Toyota promoted its Hilux utilities as ‘unbreakable’ and some owners took them at their word. While they are undeniably a tough and durable thing, even a Hilux needs to be properly maintained and not treated like a bulldozer if you expect to avoid expensive repairs.
The Hilux first appeared on Australian roads during 1970 and decades would pass before the design changed to any great degree.
The Workmate that appeared in 1997 became a very successful model for Toyota; offered as a basic 2.0-litre package costing at $17,990. Dealers then encouraged buyers to add extras like air-conditioning, a driver’s airbag and of course trays of varying design.
At extra cost the Hilux was available with single or dual-cab ‘styleside’ bodywork and a 2.7-litre petrol engine. A 71kW, 3.0-litre diesel was also offered in Extra-Cab and Dual-Cab models.
Interior trim wasn’t sumptuous but is certainly durable. A Hilux with torn seats and trashed floor-coverings will have been worked hard and could be suffering costly mechanical problems as well.
Handling and braking ability is determined to a degree by the body that’s been fitted. With the lightweight tray and rudimentary springs, a Hilux will be skittish on wet or bumpy roads and liable to lock rear wheels unless there’s a load on board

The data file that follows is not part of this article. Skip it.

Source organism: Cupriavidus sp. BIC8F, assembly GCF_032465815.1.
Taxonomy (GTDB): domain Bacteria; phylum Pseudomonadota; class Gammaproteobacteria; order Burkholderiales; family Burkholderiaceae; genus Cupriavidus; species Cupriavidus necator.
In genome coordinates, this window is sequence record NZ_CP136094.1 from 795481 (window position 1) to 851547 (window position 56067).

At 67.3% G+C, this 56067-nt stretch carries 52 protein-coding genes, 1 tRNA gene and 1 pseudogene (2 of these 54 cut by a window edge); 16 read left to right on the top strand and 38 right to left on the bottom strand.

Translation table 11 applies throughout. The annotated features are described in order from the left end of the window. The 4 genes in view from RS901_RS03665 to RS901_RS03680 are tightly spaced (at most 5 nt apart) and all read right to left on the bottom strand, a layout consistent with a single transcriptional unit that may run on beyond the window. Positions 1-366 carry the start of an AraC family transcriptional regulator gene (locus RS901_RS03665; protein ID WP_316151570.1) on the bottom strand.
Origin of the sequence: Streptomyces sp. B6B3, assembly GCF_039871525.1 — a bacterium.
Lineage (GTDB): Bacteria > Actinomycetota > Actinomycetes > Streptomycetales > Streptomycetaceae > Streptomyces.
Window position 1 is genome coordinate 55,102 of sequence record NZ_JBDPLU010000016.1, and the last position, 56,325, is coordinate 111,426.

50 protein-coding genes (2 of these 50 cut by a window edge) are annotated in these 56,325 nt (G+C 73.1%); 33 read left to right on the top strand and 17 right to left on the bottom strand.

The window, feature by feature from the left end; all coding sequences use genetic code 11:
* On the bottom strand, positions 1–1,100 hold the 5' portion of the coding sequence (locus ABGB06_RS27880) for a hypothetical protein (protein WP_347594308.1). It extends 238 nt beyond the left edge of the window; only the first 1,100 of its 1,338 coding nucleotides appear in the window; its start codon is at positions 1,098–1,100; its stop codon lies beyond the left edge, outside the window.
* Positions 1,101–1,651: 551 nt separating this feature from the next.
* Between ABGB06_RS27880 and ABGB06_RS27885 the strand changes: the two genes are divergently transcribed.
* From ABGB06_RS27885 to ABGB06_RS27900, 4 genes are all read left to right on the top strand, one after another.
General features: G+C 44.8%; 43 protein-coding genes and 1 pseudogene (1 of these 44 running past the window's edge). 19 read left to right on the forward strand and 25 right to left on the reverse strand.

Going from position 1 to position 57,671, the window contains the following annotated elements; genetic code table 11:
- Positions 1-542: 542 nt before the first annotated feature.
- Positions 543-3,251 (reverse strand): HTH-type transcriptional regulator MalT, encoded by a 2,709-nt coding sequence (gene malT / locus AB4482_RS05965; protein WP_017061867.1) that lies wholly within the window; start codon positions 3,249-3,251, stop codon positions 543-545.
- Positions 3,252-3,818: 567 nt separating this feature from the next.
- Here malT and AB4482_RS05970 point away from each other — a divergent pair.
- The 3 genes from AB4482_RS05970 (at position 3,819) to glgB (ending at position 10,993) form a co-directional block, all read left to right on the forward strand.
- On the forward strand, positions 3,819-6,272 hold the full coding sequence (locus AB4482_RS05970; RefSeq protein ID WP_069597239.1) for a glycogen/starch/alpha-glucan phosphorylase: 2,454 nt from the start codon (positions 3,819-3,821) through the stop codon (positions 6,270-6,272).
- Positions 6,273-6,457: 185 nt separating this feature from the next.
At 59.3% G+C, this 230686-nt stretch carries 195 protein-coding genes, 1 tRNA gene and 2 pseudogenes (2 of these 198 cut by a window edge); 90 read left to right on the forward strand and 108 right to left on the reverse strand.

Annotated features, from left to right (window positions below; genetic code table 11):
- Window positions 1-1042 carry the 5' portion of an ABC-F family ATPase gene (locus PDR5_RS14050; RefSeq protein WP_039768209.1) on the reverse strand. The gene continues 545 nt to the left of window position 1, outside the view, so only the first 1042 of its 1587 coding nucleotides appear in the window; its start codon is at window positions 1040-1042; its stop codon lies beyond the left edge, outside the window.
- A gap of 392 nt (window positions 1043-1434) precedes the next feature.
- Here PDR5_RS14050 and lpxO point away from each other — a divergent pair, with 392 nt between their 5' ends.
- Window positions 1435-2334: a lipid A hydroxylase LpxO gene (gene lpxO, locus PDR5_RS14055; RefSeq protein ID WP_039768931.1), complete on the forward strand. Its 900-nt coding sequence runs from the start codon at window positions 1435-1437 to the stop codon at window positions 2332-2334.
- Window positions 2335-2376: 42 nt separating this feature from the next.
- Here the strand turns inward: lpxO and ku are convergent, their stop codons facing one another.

Dual cabs have more weight over the back wheels but will still wag their tails on a loose or wet surface.
Single cabs will usually come with a simple metal tray and these need to be checked to make sure the sides and tailgate all release easily and the mounts aren’t loose or damaged.
4WD versions of the Hilux are very popular in rural areas and can cost more from regional sellers than the same vehicle bought in coastal centres. Those coming from ‘out west’ might also be less affected rust as well due to limited beach exposure.
Dual-cab versions are uncomfortable for those in the very upright rear seat so don’t buy one of these if you intend to trap kids in the back for extended periods. Air-conditioning is a worthwhile addition.
Be very cautious if a Hilux shows signs of neglect or hard use and the vendor can’t prove that it has been properly serviced. The camshaft belt in 2.0-litre engines needs changing every 100,000 kilometres and twin-camshaft petrol engines need their oil changed at least every 10,000 kilometres to prevent sludging and wear.
. incomplete service history
. tray damage or loose mountings
. engine oil leaks
. slipping clutch and difficult gear selection
. worn rear shock absorbers
HOW IT RATES
Running Costs: 7/10
On The Road: 4/10
GUIDE SCORE: 31/50
YEARS BUILT: 1997-05
BODY STYLES: two-door cab-chassis, two and four-door utility
ENGINE: 2.0, 2.7-litre four-cylinder petrol, 3.0-litre diesel
TRANSMISSION: five-speed manual, four-speed automatic
POWER & TORQUE: 112kW @ 4800rpm, 240Nm @ 4000rpm (2.7 petrol)
SUSPENSION & BRAKES: independent front and rear, disc front/drum rear
PERFORMANCE & FUEL CONSUMPTION: 0-100km/h – 14.2 seconds, 11L/100km (2.7-litre)
PRICE GUIDE (1998-04 SINGLE-CAB 2.7 MANUAL)
FAIR $2000 GOOD $4200 EXCELLENT $6000
© Cliff Chambers 2020